Citi says Alpari (US) was aware of Last Look practices
Citi notes that Alpari (US) was founded by former executives of Currenex – one of the ECNs alleged to have implemented Last Look, and from at least May 2013 Alpari (US) sent Citi monthly statistics showing that it was fully aware that thousands of its trades were rejected each month.
Further to FinanceFeeds’ report about Citigroup Inc (NYSE:C) and other major banks targeted in a “Last Look” case launched by now-defunct Alpari (US), Citi has voiced its intentions to oppose the action brought by the broker.
In a court filing, dated September 5, 2017, Citi notes that it plans to file a motion to dismiss the entire Complaint for, among other things, failure to state a claim.
As an initial matter, Citi considers that the claims of Alpari (US) must be arbitrated. The trading relationship between Citi and the broker was governed by an International Swaps and Derivatives Association, Inc. Master Agreement, which provides for binding arbitration of “any dispute, be it contractual or non-contractual, arising out of or in connection with” the Master Agreement, which in turn governs (inter alia) FX transactions.
Also, Citi argues that the Plaintiff’s allegations about a breach of contract lack identification of any particular contract. The Complaint is dubbed to fail at the threshold because the Plaintiff does not attempt to identify the relevant contractual provisions that allegedly were breached between 2008 to 2016 (the time period addressed in the Complaint).
Citi says that Alpari (US) was on notice of Citi’s Last Look practices at the time it offered to enter into trades with Citi.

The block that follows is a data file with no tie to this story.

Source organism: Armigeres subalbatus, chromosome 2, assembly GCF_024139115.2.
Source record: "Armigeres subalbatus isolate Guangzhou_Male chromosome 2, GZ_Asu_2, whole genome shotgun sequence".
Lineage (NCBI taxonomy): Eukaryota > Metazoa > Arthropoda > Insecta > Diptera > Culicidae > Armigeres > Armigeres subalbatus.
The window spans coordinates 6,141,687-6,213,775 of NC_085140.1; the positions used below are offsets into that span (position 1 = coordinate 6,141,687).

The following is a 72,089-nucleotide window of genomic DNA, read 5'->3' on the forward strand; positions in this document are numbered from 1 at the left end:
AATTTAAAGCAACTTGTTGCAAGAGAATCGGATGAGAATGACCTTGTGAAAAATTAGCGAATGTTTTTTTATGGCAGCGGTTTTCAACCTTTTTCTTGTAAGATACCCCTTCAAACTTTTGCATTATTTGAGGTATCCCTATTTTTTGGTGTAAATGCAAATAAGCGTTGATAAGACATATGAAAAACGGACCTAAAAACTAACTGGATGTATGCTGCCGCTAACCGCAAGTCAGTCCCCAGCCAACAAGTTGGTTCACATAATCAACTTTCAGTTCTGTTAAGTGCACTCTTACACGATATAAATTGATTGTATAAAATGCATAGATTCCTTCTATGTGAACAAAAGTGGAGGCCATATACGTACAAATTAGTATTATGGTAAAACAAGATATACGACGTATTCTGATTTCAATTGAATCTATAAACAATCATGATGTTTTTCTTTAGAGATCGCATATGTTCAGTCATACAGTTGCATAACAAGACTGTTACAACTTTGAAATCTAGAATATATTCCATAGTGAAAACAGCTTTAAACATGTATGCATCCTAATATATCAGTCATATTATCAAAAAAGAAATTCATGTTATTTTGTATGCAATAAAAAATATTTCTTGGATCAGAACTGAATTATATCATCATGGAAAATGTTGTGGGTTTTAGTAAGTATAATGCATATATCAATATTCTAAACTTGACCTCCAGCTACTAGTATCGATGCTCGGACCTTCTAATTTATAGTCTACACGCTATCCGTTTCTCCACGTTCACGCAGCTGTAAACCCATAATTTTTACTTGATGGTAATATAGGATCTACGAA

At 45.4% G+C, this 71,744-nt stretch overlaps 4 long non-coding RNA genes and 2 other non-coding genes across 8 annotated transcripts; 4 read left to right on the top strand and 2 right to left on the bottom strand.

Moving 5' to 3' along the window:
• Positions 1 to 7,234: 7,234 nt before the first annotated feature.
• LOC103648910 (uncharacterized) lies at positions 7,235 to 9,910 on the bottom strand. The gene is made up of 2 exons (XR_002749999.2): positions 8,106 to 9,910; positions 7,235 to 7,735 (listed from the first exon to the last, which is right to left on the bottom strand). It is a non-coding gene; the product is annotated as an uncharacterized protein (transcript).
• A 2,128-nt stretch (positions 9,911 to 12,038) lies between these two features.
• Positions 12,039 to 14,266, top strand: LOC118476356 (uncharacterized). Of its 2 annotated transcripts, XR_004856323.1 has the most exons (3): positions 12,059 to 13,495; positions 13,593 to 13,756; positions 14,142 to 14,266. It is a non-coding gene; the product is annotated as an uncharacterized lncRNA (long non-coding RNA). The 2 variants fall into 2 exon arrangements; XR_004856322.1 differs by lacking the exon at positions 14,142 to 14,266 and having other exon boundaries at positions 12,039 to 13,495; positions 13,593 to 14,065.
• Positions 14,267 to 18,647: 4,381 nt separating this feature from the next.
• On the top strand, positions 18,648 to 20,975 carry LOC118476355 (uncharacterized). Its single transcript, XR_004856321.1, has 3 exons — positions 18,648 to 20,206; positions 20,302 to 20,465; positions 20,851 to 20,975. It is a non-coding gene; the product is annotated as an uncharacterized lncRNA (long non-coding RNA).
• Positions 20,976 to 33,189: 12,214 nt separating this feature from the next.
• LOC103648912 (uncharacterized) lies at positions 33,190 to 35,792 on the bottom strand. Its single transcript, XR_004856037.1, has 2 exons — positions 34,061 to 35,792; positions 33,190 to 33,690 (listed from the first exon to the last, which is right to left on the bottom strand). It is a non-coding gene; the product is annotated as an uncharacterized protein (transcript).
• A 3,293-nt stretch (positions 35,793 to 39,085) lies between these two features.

“Before it dissolved, Plaintiff was a registered retail FX dealer and futures commission merchant that sourced liquidity from Liquidity Providers like Citi, marked up that liquidity, and then made it available to retail customers over its own ECN”, Citi argues.
Moreover, Citi stresses that Alpari (US) was founded by former executives of Currenex – one of the ECNs that Plaintiff alleges implemented Last Look in May 2003 after Liquidity Providers demanded it. Also, from at least May 2013, Alpari (US) sent Citi monthly statistics showing that “Plaintiff was fully aware that thousands of its trades were rejected each month”.
A court conference on these matters is scheduled for September 12, 2017.
Alpari (US) claims that from January 1, 2008 to June 30, 2016, Citigroup “used Last Look to reject millions of trades that would have been otherwise executed but for Citigroup reneging on its matched orders”.
This is a class action, representing “all persons in the United States who, between January 1, 2008 and June 30, 2016 (the “Class Period”), placed an order either on a Citi proprietary platform or a third party ECN that (1) was matched to Citigroup’s streaming price; (2) was rejected by Citigroup; and (3) was subsequently filled at a price less favorable than the original Citigroup price to which it was matched.”